In a culture dominated by fast-fashion and low-cost clothes shops, it’s difficult to imagine ourselves having to reduce drastically the quantity of our clothes, shoes and accessories. During the Second World War, a clothes rationing scheme was introduced in the UK on 1 June 1941, after food rationing started in 1940.

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The Imperial War Museum’s new exhibition Fashion on the Ration explores how fashion was influenced by the war and how it survived and even flourished during such difficult times. The exhibition, which focuses on a completely new topic for the museum, also commemorates 70 years since the end of World War II.

 

 

 

 

The 300 objects on display include military outfits, everyday clothes, artworks, paper documents and historical material including voice recordings. Alongside army uniforms, you’ll see prototypes of ‘utility clothes’ that people used to wear during wartime and even scarves printed with propaganda messages. It emphasises the importance of the concept of ‘make, do and mend’ and recycling after rationing was introduced.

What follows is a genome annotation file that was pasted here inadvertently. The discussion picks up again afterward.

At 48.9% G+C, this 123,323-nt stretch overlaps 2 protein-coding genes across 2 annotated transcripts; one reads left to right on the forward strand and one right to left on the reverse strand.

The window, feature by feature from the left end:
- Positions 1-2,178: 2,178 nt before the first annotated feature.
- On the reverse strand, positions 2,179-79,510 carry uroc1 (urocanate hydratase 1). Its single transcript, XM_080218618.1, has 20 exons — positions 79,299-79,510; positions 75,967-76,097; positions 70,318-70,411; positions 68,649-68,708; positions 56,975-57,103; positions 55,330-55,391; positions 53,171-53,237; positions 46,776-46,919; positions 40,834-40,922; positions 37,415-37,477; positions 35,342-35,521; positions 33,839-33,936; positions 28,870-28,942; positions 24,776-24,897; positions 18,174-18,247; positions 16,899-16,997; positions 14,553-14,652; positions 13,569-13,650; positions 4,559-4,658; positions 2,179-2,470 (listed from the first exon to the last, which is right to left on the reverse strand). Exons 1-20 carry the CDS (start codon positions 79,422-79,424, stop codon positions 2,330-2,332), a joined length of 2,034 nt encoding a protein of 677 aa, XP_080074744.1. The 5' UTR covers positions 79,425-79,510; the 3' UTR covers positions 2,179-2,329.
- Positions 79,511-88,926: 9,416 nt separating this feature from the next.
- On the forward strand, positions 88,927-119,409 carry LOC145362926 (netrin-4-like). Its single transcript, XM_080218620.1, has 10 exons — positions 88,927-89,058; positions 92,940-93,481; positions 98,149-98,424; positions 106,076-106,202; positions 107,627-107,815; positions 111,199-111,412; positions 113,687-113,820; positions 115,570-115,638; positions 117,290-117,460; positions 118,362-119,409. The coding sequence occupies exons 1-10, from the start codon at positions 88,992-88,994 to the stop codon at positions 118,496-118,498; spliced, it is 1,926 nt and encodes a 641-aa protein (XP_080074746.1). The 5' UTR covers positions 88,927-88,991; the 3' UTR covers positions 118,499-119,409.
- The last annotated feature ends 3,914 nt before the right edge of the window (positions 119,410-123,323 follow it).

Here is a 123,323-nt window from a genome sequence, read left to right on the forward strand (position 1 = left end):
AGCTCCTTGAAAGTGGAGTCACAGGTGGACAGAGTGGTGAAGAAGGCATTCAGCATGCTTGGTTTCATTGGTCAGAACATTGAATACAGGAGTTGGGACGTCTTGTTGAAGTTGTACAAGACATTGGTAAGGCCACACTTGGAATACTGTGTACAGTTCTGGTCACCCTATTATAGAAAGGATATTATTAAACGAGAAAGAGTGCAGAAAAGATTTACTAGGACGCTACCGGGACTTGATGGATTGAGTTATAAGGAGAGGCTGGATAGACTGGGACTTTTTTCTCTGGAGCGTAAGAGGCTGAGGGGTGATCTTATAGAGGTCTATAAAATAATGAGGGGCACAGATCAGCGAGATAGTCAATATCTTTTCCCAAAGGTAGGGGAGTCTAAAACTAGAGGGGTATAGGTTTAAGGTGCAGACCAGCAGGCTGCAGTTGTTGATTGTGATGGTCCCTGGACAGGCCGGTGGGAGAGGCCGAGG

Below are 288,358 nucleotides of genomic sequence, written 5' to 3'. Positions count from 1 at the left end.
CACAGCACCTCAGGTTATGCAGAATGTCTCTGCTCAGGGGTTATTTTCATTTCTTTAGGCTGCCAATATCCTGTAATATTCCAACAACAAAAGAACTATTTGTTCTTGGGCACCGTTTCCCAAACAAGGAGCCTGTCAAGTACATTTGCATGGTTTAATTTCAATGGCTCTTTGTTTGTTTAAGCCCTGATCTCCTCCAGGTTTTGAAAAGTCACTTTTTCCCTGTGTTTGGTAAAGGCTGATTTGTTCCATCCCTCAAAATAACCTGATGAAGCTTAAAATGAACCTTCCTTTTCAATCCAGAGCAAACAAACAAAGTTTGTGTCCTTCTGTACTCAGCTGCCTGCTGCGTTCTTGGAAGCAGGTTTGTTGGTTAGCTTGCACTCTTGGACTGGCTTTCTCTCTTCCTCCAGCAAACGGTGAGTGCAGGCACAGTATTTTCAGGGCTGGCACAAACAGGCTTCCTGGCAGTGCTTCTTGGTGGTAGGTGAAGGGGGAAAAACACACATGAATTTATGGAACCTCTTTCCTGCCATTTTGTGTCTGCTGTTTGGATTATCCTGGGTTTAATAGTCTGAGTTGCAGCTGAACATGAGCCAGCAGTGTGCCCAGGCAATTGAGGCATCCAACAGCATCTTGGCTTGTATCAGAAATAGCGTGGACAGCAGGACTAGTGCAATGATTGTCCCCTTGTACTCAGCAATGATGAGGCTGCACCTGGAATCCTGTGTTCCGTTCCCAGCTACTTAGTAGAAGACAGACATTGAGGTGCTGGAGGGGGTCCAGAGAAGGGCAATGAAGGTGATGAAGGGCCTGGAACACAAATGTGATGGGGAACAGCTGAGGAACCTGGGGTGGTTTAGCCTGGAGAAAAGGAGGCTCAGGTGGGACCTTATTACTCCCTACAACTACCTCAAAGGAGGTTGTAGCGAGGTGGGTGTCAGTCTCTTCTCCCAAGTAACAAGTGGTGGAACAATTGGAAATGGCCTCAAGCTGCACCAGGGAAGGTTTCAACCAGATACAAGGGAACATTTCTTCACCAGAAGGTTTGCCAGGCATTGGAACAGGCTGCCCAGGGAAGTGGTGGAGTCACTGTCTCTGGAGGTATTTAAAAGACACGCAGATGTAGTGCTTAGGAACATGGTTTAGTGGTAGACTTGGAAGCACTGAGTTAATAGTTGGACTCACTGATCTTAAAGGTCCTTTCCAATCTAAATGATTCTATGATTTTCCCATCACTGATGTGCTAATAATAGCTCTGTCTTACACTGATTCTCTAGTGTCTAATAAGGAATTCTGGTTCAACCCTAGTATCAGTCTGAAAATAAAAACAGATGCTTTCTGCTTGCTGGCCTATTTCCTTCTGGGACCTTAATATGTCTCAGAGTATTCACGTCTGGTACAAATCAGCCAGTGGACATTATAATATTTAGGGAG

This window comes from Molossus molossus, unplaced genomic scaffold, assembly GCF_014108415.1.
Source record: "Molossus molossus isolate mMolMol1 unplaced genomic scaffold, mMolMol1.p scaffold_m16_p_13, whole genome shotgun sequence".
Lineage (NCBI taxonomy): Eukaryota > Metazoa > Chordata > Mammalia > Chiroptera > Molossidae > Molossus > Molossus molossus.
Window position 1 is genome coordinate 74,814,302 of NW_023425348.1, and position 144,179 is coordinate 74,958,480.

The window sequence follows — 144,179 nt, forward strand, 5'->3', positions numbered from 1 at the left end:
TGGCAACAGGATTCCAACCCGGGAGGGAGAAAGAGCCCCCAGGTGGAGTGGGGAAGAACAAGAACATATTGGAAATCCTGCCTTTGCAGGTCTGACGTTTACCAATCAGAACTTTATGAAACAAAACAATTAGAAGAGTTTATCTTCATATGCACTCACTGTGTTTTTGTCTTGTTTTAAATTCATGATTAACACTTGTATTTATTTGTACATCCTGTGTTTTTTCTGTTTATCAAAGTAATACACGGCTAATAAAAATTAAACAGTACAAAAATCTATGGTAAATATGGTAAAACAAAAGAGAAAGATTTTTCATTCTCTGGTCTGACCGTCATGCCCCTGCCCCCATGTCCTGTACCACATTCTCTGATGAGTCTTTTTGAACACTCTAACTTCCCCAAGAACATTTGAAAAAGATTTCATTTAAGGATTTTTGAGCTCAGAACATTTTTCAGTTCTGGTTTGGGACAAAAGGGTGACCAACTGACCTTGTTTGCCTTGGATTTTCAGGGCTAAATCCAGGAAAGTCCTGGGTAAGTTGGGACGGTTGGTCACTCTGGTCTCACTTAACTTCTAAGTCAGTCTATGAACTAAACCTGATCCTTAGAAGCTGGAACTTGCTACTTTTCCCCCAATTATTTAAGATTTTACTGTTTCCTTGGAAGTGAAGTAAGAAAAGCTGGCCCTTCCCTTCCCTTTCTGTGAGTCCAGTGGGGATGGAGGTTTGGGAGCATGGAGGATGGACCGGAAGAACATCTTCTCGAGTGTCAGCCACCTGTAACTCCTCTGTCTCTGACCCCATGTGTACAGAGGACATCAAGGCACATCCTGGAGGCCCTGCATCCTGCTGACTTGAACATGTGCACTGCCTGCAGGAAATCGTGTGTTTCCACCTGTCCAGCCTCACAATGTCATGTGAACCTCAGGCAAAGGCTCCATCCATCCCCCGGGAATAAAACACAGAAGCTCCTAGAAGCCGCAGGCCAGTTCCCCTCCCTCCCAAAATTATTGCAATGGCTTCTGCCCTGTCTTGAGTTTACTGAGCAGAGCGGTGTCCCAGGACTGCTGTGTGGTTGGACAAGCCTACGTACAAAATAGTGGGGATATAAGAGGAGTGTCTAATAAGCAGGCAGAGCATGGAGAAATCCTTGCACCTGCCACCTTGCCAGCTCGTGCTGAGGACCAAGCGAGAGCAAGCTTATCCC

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What’s really striking is a series of luminous buttons and flower-shaped brooches sold at the time by Selfridges. These objects were used by women to make themselves visible during the daily safety blackouts and avoid crashes with pedestrians and cars. Another object that deserves our attention is a specially-designed handbag complete with gas mask — which looks surprisingly fashionable.

 

The variety of pieces on display is remarkable and illustrates what a great collection the museum has. Even though this exhibition is about fashion, it has a very strong focus on the historical period during which that fashion was produced and will convince even the more sceptical.

 

Fashion on the Ration: 1940s Street Style runs from 5 March-31 August at the Imperial War Museum, Lambeth Road, London SE1 6HZ. Tickets are £10 for adults and £7 for concessions, prebooking online is suggested. For more great art to see in London, visit our list of top 10 exhibitions in March.

Via: Londonist